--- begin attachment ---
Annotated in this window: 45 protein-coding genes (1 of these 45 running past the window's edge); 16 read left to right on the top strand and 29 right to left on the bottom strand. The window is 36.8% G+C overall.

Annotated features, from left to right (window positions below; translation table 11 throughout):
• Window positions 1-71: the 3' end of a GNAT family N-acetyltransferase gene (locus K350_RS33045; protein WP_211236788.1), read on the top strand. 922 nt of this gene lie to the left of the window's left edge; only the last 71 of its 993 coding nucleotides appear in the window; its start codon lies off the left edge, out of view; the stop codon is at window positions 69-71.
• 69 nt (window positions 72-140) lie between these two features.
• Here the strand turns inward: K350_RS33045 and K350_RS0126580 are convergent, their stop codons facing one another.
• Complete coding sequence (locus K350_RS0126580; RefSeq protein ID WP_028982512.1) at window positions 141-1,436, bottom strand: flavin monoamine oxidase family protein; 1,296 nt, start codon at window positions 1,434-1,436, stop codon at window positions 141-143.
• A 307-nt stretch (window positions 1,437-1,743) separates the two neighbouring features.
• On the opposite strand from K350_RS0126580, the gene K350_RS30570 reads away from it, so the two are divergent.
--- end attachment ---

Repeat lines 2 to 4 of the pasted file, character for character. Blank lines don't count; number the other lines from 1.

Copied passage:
Annotated features, from left to right (window positions below; translation table 11 throughout):
• Window positions 1-71: the 3' end of a GNAT family N-acetyltransferase gene (locus K350_RS33045; protein WP_211236788.1), read on the top strand. 922 nt of this gene lie to the left of the window's left edge; only the last 71 of its 993 coding nucleotides appear in the window; its start codon lies off the left edge, out of view; the stop codon is at window positions 69-71.
• 69 nt (window positions 72-140) lie between these two features.